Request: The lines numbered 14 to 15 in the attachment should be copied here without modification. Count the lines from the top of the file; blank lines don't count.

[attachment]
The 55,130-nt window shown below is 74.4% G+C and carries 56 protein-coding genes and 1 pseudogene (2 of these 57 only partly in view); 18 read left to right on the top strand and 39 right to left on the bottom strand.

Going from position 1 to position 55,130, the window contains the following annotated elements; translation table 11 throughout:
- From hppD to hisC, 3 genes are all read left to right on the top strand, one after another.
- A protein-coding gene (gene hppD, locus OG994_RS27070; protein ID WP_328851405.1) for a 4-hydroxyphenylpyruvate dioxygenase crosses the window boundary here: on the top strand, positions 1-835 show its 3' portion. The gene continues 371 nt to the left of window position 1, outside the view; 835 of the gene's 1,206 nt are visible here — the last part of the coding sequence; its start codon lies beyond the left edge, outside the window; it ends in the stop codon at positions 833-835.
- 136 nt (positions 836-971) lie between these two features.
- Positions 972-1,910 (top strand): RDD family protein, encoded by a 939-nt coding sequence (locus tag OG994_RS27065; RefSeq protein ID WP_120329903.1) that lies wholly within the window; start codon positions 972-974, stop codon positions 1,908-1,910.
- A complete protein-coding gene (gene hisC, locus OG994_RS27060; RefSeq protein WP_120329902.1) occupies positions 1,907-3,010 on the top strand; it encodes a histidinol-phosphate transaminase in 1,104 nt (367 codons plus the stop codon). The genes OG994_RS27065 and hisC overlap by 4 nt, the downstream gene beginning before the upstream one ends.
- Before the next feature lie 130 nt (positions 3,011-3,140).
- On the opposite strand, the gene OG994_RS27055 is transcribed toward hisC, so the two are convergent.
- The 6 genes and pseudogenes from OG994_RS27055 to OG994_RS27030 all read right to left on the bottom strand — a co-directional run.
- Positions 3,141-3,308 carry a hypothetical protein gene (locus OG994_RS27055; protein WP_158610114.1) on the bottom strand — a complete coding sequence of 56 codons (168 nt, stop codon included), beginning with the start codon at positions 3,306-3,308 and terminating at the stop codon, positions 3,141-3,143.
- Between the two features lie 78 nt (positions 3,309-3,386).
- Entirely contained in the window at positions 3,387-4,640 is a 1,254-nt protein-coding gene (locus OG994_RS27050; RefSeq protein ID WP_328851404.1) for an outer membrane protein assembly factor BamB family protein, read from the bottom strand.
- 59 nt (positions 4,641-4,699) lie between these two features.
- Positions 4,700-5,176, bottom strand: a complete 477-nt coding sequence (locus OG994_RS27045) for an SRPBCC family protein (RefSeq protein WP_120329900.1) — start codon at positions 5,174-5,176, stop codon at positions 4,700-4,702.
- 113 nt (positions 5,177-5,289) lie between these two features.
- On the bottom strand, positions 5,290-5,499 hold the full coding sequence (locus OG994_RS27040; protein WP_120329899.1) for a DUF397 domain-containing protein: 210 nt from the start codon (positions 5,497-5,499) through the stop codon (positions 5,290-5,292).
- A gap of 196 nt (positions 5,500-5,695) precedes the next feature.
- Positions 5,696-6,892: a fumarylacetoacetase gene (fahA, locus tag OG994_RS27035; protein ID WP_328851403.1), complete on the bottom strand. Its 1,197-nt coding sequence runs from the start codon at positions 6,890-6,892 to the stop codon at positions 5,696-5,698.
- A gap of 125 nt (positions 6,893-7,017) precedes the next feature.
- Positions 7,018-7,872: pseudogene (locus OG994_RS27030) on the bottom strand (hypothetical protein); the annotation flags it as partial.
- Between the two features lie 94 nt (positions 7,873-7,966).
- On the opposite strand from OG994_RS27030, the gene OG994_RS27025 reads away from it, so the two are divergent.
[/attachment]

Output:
- 59 nt (positions 4,641-4,699) lie between these two features.
- Positions 4,700-5,176, bottom strand: a complete 477-nt coding sequence (locus OG994_RS27045) for an SRPBCC family protein (RefSeq protein WP_120329900.1) — start codon at positions 5,174-5,176, stop codon at positions 4,700-4,702.